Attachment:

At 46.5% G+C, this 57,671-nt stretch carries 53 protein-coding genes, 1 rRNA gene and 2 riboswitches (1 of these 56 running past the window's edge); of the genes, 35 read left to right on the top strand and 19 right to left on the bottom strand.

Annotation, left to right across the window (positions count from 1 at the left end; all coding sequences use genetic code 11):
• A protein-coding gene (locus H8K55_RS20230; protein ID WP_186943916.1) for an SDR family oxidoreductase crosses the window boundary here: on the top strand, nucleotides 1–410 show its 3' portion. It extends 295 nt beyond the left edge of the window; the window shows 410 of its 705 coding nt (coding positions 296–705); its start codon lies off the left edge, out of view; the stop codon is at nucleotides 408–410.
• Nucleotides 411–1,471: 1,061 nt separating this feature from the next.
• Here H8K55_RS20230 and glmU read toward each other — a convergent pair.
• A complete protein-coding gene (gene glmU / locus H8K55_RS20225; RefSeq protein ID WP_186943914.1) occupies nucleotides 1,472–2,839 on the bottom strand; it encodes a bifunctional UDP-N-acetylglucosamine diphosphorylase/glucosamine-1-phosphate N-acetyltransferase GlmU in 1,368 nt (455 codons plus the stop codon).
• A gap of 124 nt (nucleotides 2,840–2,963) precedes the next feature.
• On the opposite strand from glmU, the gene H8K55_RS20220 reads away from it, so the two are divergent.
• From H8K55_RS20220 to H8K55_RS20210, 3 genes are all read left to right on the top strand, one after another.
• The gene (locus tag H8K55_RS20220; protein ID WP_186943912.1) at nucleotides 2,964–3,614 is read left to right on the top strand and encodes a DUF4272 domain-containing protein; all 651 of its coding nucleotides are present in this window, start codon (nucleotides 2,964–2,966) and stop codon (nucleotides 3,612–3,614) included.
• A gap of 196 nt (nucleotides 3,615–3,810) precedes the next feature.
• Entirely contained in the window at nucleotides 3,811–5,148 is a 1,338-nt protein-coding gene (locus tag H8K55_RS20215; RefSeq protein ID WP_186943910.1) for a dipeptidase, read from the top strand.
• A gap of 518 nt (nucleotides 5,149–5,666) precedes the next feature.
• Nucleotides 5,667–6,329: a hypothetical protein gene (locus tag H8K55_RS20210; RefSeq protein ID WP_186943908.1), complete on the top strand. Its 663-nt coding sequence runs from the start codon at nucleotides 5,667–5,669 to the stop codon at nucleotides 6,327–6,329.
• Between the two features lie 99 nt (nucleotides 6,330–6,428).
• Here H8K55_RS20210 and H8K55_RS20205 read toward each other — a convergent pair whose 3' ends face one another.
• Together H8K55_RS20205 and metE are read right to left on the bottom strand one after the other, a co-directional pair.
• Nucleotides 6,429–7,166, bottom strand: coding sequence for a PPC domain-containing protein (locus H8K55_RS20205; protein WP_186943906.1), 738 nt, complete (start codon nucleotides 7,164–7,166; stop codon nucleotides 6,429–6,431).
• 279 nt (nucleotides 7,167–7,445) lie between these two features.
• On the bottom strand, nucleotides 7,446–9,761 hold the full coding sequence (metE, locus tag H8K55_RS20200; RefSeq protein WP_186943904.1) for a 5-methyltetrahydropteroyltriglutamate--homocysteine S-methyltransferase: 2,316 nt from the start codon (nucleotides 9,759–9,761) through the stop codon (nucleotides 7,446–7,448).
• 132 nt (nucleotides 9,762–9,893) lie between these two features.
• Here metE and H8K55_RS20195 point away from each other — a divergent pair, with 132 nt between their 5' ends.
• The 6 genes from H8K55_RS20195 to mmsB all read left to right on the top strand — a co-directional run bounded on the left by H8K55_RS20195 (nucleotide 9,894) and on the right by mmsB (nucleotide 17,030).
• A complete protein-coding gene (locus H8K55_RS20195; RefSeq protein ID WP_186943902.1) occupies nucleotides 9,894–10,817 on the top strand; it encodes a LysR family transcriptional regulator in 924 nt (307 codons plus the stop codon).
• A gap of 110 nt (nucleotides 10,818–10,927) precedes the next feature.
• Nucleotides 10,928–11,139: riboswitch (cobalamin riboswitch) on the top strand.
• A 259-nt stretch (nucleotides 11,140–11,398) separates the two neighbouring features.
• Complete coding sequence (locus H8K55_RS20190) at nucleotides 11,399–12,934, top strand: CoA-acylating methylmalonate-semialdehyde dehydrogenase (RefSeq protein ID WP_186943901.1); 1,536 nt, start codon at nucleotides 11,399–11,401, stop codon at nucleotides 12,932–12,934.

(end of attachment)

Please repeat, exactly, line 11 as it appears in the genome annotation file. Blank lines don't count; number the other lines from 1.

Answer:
• A gap of 196 nt (nucleotides 3,615–3,810) precedes the next feature.